Unfortunately, this brief story doesn't have a juicy ending. I didn't do anything nefarious with the data. I didn't use it to spy on anyone. I simply used it to watch out for attacks against services on our network -- I thought I was doing something positive for the users of our services. But reading the parent post made me pause for a moment and consider that all these things I'm reading about and taking issue with in the news today (the NSA, eavesdropping, etc), that I did something similar, albeit on a much, much, smaller scale myself, many years ago when I was younger and more naive.


I was doing this sort of thing back in the 90's with a product called AbirNet SessionWall. Managers in the gov't department I worked for wanted to know how much time their employees where spending on the internet and what they were doing.

This is anecdotal of course but I can't imagine what were were doing back then was unique or isolated. It's trivial.


What's the simple comparison between Bro and Snort?


Snort is a rule based IDS/IPS and BroIDS is a policy based IDS. In their default configurations rule based IDS reacts (alerts, blocks) based on the rules loaded where policy based systems like BroIDS interpret the traffic they see and can react to kinds of traffic if configured.

In practice Snort (Suricata, etc) can read, understand and react to individual streams on the wire very quickly. This is especially important for intrusion prevention (IPS) inline.

BroIDS (prelude, etc) generate detailed logs and highlight interesting traffic (as configured) and are excellent for gathering intelligence. One of the recently popular features of BroIDS is to decode and save to disk all files in traffic it sees, checking the hashes of those files against blacklists as it goes.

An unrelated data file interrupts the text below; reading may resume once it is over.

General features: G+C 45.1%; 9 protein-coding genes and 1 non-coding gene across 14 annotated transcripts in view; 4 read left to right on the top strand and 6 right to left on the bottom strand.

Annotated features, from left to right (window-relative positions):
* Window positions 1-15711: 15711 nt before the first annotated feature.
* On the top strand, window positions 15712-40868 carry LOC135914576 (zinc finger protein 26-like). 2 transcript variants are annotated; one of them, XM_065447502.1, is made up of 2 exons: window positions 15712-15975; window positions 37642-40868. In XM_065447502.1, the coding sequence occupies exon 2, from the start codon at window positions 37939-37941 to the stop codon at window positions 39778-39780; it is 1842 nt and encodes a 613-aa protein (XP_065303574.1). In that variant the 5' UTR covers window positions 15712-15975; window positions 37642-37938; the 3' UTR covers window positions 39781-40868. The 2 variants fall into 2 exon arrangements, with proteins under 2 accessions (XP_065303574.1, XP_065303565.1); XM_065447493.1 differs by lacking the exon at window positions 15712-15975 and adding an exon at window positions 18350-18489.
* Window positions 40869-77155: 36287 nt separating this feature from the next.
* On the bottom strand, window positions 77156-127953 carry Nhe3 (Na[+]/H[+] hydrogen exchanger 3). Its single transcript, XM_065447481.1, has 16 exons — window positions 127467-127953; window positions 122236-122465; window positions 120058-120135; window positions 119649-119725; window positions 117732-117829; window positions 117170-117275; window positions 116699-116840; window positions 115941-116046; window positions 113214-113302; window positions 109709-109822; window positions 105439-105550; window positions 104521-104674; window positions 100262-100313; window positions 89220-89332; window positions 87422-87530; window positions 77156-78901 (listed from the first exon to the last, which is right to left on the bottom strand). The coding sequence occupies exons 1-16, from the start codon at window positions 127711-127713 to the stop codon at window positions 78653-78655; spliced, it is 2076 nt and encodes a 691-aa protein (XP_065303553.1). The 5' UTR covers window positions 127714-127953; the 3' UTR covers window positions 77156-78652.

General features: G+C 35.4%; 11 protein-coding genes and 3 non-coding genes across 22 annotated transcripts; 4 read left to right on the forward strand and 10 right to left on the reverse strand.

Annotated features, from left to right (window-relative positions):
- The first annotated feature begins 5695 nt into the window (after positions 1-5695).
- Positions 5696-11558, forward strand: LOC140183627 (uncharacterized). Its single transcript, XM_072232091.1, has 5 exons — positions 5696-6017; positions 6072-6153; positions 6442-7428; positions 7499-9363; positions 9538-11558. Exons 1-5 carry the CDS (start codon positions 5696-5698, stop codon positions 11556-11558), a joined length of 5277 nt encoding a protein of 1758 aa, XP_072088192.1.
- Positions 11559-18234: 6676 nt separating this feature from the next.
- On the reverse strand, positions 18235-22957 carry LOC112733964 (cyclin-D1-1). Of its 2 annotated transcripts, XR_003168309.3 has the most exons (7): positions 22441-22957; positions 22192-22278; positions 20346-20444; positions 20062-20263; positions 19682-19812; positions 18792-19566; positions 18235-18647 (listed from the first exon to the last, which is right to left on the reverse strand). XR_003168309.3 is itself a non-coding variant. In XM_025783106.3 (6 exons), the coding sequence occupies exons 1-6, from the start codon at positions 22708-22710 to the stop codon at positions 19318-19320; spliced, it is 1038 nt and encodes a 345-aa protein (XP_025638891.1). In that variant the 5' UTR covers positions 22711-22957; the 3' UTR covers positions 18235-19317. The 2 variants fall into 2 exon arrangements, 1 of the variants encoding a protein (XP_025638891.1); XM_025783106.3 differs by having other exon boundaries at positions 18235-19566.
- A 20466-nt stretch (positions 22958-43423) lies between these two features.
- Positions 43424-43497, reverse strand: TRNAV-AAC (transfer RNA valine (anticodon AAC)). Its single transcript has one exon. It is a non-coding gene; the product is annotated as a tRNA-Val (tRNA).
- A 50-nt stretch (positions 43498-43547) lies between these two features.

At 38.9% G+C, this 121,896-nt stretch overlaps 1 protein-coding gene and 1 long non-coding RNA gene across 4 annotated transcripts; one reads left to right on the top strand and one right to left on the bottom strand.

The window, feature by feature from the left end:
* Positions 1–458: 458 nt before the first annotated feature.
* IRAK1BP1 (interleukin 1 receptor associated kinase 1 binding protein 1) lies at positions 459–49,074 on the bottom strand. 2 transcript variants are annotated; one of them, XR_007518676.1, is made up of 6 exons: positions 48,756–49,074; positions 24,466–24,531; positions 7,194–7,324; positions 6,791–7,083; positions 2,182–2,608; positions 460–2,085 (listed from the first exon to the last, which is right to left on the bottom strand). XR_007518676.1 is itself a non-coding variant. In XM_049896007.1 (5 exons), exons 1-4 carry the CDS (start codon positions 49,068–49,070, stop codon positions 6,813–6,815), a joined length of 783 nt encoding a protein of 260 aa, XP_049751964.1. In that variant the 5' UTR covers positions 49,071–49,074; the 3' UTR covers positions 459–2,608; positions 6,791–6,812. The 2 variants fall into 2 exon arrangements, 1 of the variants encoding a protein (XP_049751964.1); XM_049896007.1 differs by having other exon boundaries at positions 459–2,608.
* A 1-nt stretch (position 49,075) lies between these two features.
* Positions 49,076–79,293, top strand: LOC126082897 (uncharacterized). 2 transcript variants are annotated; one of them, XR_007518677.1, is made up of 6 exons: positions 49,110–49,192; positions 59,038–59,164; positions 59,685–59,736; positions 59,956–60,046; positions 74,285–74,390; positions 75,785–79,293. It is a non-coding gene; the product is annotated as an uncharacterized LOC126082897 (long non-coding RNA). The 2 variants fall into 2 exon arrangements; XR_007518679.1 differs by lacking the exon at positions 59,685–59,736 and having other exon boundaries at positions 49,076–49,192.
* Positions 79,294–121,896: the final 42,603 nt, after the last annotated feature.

If you are at all interested in these systems you should try out Security Onion at www.securityonion.net, an awesome pre-configured Linux with many network security monitoring (NSM) tools already installed including Snort, BroIDs and many many others.


(Disclaimer: Bro team member)

First, Bro is a Turing-complete scripting language ("the Python for the network") and Snort/Suricata a system centered around regular-expression matching [1]. These two paradigms have fundamentally different levels of expressiveness.

Second, Bro's core is policy-neutral. That means has no preconceived notion of good or bad, it simply provides information about activity. On top of that, it ships with numerous policy scripts to detect actual attacks. For example, there exists an SSH analyzer simply reporting the banner for each connection and byte-heuristic for detecting successful logins. On top, there exists another script that attempts to detect brute-forces by simply counting connection attempts per unit time. On the contrary, operators feed Snort/Suricata with rules which feed the system with malicious data. Your analysis is only as good as your rule set. As such, the systems spit out mostly attacks, which are useful iff calibrated to not emit a ton of false positivies.

[1] Snort features numerous enhancements for state tracking, but these are one-offs and hard-wired. For example, Snort supports "pre-processers" written C, which integrate at a much lower level of abstraction.


snort, last time I checked, operated on much simpler primitives like regular expressions and static strings.

Bro, on the other hand, is less of a product and more of a framework (think RoR) for studying protocol design and parsing. It's written in pure C++ so it's fast, and a lot of research papers have been written exploring things like programming paradigms for processing network data (functional vs. stream vs. imperative vs. OO), the best way to express exploits and vulnerabilities, efficient ways of tracking and storing protocol state, etc.

I think they're trying to commercialize it into something usable without tons of tuning. A good goal, as it's not that usable for out-of-box IDS/IPS ca. 5 yrs ago.


The submitted link doesn't tell me much about this.


this is sexist!!